Growing up on the coast, the area where we lived had the old growth logged off many years before. The second growth forest there had the old stumps from those huge cedars as a testament to what was there before us. Tall stumps, often hollow, with spring board notches that made handy steps for us kids to climb them. The trees had been hand felled with misery whips and axes. It was an awesome playground for endless miles. Much of it has now been logged again.

I can't imagine the back breaking effort sawing/cutting with an Axe, all day on one of those huge trees.  God, those logger must have developed muscles on muscles to do that all day long and day after day!

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9 hours ago, Walt Longmire said:

I have logged many trees that were 12' diameter and more. Up to 17' sometimes. The cedar on the coast wasn't real tall although the Spruce there was very tall. Hundreds of feet. When my dad was still logging with a wood spar and a sled donkey (yarder) he usually used the Spruce for his spar trees. Used to go up when I was a kid and watch those guys climb and top those spars. Also on the coast there was undergrowth in the forest but no so much as in the areas that had been logged. Moving inland to when we logged around St Helens, the Douglas Fir was huge in diameter and also very tall. Almost nothing grew on the forest floor there. Once logged, it burst to life with all kinds of critters. I lived in a small town in the Willipa Hills during that time. That area had been logged for the first time 40 or more years ago, and not replanted. (logged in the 30's and 40's) It grew up to a wide variety of species. I loved hunting there in these varied forests above the fertile farm fields of the Wildwood Valley. All manner of animals and birds lived in that area. As it was logged for the second time, it was planted to a generic forest of mostly Doug Fir. I hated to see the difference between the generic forest and the one it replaced.

For the most part, after all the old growth trees were taken from the Northern half of Minnesota, all there is now are pulp wood.  You have to get to the Chippewa National Forrest to get back into decent trees.

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5 hours ago, willie-pete said:

I don't remember the road. I asked my PM to let me know when I could travel up there. When he called, I scheduled a trip.

 

Later on I went again after the Visitor's Center was up and running.

 

Just freakin' amazing how much power was expended when it blew - one helluva blowjob.

And it is one of a considerable number in the world.

I have to laugh when I hear people say that we will control/change the environment, then watch a typical Volcanic display!

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29 minutes ago, janice6 said:

I can't imagine the back breaking effort sawing/cutting with an Axe, all day on one of those huge trees.  God, those logger must have developed muscles on muscles to do that all day long and day after day!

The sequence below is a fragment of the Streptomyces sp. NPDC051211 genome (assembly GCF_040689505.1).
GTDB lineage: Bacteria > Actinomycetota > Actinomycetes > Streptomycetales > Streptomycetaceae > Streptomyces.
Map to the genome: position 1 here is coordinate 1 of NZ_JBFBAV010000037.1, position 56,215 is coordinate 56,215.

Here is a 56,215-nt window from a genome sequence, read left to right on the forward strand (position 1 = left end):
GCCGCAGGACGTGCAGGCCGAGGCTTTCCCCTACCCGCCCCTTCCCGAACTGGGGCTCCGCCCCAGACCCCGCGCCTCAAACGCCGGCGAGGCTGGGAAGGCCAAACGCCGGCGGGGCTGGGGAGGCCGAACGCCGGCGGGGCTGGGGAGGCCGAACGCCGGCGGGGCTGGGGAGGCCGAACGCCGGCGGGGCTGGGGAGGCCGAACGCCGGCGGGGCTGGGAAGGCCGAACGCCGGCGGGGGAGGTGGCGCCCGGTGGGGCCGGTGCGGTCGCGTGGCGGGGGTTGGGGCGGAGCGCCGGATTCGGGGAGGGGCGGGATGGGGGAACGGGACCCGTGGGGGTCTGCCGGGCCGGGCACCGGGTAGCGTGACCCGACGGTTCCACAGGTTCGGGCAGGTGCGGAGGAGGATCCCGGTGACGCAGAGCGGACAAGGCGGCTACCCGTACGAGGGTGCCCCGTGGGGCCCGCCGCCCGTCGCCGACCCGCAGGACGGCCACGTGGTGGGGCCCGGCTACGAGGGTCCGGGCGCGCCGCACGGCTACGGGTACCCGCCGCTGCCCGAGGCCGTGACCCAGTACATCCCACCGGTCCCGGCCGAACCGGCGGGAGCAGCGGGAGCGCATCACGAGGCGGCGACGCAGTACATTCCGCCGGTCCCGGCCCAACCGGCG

My dad started out falling with his dad when he was 14. On a misery whip, chopping the undercut with an ax. He'll be 94 in September and still tough as nails.

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51 minutes ago, Walt Longmire said:

My dad started out falling with his dad when he was 14. On a misery whip, chopping the undercut with an ax. He'll be 94 in September and still tough as nails.

I feel the same way about my Grandfather on my Mother's side.  When I was very little, he used to take me with him on the job for 2 weeks each Summer.  He was a one man Well Drilling Company, working in the Minnesota River Valley Bluffs area of Southern Minnesota.  He taught me many things while I was with him on the job.  He never got tired of my questions and he treated me damn near as an equal.

He worked hard his whole life and finally retired in his 70's.  That lasted a year or two but he couldn't just sit around after working his whole life.  So he lied about his age and got a job digging ditches in the city.  It was all Bluffs so he had hard but good work.  Like your family, he was used to hard work.  He taught me where the Rattlesnakes lived in the Bluffs.

One time he said he got buried alive in a cave in.  He was really calm about it and told me in great detail what it was like.  He said he could hear the guys digging for him so he knew it was only a matter of a short time.  He said this wasn't the first time he got buried, so when the dirt started coming in on him, he hunched over to make a void under his chest so he had a way to breath enough to survive for a short while.

Then he was worried they would find out how old he was when they insisted the hospital checked him out afterwards.  They didn't, and he went back to digging for a living.  He passed when he was around 100 Years old.  To this day I believe he was the kindest, toughest, man I ever knew.  I can't tell you how much I respected the man.